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|Year : 1983 | Volume
| Issue : 4 | Page : 253-4
Familial thyroid disease : Grave's disease and non-toxic goitre (a case report).
Rais NN, Kalra PP, Bhandarkar SD, Satoskar RS
|How to cite this article:|
Rais N N, Kalra P P, Bhandarkar S D, Satoskar R S. Familial thyroid disease : Grave's disease and non-toxic goitre (a case report). J Postgrad Med 1983;29:253
|How to cite this URL:|
Rais N N, Kalra P P, Bhandarkar S D, Satoskar R S. Familial thyroid disease : Grave's disease and non-toxic goitre (a case report). J Postgrad Med [serial online] 1983 [cited 2020 Apr 5];29:253. Available from: http://www.jpgmonline.com/text.asp?1983/29/4/253/5499
Grave's disease can affect several members of a family and even several generations of a kindred. The relatives of such patients may suffer from a variety of thyroidal illnesses including non-toxic diffuse goitre.
We report below a case of Grave's disease in whose kindred Grave's disease and non-toxic goitre were present in eight members of five generations.
E.P., a 47 year old housewife, came to us in April 1962 with a recurrence of hyperthyroidism after a thyroidectomy performed in 1952. She had tachycardia, tremor and exophthalmos, along with a small goitre and previous thyroidectomy and tracheostomy scars. The 131I uptakes were as follows: 4 hour uptake 61%, 48 hour uptake 76%, PB 131I at 48 hours 0.76% of the dose per litre. On treating her with 3 mCi of radioiodine 131I she has remained euthyroid to date (upto March, 1983).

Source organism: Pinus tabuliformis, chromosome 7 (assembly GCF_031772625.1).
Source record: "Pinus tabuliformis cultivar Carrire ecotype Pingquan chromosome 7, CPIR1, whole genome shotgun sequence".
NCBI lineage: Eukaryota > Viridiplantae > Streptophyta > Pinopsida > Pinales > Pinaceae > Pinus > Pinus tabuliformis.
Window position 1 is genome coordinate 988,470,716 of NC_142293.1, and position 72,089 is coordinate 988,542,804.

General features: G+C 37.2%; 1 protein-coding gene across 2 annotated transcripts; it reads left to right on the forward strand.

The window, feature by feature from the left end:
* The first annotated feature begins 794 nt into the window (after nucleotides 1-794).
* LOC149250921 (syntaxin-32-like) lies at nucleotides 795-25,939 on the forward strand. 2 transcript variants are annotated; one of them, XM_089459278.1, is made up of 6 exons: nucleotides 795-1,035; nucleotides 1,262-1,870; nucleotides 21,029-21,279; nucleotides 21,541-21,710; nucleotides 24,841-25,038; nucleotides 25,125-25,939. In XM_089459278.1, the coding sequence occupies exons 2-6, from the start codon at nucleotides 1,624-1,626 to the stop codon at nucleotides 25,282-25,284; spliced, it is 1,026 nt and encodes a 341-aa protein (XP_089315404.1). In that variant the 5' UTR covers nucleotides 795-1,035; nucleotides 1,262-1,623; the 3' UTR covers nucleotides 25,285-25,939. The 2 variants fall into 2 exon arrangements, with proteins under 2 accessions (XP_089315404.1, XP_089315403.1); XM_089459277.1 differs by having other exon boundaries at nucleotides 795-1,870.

During the period of her follow up (1962-1983), she brought to us several of her close relatives, who on examination and investigation were found to have thyrotoxicosis or non-toxic goitre. These subjects were closely questioned for a history of similar disease in their kindred.
The family tree extending over five generations [Fig. 1] constructed on the basis of actual observation of patients and information obtained from them about their relatives, showed a lot of inter-marriages between two families (P. & D). There were four subjects with hyperthyroidism (including the propositus E.P.) and four with non-toxic goitre, in this kindred of 37 subjects.
Hereditary factors play a role in the genesis of Grave's disease as well as familial non-toxic goitre. The former is an autoimmune disorder whereas evidence that the latter also is possibly autoimmune in nature has been presented.
Autoimmune thyroiditis encompasses a wide spectrum of thyroidal illnesses, with Grave's disease due to thyroid stimulating immunoglobulin at one end, and hypothyroidism with destructive autoantibodies at the other. The familial nontoxic goitres are placed somewhere along this spectrum and therefore it is likely that these conditions are all variations in the genetic expression of a basic autoimmune thyroid disorder.
We acknowledge the Dean, Seth G.S. Medical College and K.E.M. Hospital, for allowing us to permit publication of the hospital data.
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